CNS Canada — The recent batch of wet weather across parts of Saskatchewan and Manitoba have been a welcome relief to some fields that were suffering from excess dryness.
However, soggy conditions have also enabled certain disease pressures to rear their ugly head, according to some government specialists.
“Root rot is showing up in peas and lentils,” said Brent Flaten of Saskatchewan Agriculture in Moose Jaw.
In addition to the rot, the fields were also feeling the effects of pythium and water mould (aphanomyces euteiches).
In a few cases, some lentil fields were virtually wiped out, though most are OK — “kind of hit-and-miss depending on how much rain or water the field retained,” he said.
Flaten said he is also fielding questions from producers wondering whether to spray for sclerotinia in canola or leaf diseases.
“There’s probably even more acres where people are worried about (fusarium) head blight or sclerotinia than the root rot.”
Issues are similar in Manitoba, with both fusarium and root rot cited as problems.
However, provincial field crop pathologist Pratisara Bajracharya said there is another familiar name working its way in from the U.S.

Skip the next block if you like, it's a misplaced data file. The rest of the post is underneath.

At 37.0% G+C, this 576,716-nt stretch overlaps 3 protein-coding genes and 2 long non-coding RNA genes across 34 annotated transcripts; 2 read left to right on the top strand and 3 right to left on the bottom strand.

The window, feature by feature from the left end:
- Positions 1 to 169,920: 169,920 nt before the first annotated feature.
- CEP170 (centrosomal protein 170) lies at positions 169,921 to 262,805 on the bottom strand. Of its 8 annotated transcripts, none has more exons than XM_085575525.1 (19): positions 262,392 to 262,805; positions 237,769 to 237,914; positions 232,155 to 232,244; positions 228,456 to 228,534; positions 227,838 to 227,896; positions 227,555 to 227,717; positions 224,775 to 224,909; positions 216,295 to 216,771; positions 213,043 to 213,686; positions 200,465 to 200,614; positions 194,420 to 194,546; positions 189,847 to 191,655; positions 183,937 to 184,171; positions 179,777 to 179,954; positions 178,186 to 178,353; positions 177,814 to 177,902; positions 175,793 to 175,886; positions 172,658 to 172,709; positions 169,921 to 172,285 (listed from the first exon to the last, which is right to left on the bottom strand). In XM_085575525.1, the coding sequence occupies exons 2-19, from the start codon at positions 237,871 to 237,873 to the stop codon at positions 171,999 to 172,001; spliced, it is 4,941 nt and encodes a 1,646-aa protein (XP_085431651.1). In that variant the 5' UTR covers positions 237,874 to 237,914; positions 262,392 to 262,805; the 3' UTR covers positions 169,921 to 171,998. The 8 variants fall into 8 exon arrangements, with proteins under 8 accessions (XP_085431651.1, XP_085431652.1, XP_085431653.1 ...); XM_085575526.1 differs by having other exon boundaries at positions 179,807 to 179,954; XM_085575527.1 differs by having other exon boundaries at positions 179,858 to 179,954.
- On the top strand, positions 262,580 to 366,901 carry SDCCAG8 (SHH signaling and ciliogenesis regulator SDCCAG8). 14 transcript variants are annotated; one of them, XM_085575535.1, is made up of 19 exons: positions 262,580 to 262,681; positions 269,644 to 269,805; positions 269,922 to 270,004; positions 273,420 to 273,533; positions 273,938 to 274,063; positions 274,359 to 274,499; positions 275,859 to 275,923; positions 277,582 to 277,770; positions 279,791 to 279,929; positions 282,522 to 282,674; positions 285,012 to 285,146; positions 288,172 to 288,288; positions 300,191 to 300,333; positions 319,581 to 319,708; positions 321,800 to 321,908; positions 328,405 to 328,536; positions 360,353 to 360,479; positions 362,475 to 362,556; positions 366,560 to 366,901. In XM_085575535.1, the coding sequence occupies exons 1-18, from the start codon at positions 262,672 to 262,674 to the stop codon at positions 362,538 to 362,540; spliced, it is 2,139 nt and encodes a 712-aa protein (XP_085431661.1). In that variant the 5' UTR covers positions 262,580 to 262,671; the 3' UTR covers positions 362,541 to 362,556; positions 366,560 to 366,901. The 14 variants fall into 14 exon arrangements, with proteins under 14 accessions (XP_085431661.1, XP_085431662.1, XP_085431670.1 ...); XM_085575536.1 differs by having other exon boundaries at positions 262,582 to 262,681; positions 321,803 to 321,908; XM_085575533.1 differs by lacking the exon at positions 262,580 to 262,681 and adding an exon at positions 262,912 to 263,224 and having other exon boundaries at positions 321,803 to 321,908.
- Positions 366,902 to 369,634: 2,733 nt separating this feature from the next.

“Leaf rust is in some Manitoba locations as well as near the Montana and North Dakota border,” she said.
As a result, Bajracharya is asking producers to scout their fields in the lower canopy to look for both leaf rust as well as stripe rust.
“That is for wheat, barley and small-grain cereal crops,” she said.
Root rot has been an issue for soybeans, while one canola field near Carman, Man. had a bit of blackleg.
“In general, lots of different diseases were showing up this year compared to other years,” she said.
Both specialists agree further rains will only exacerbate the problem.
— Dave Sims writes for Commodity News Service Canada, a Winnipeg company specializing in grain and commodity market reporting. Follow CNS Canada at @CNSCanada on Twitter.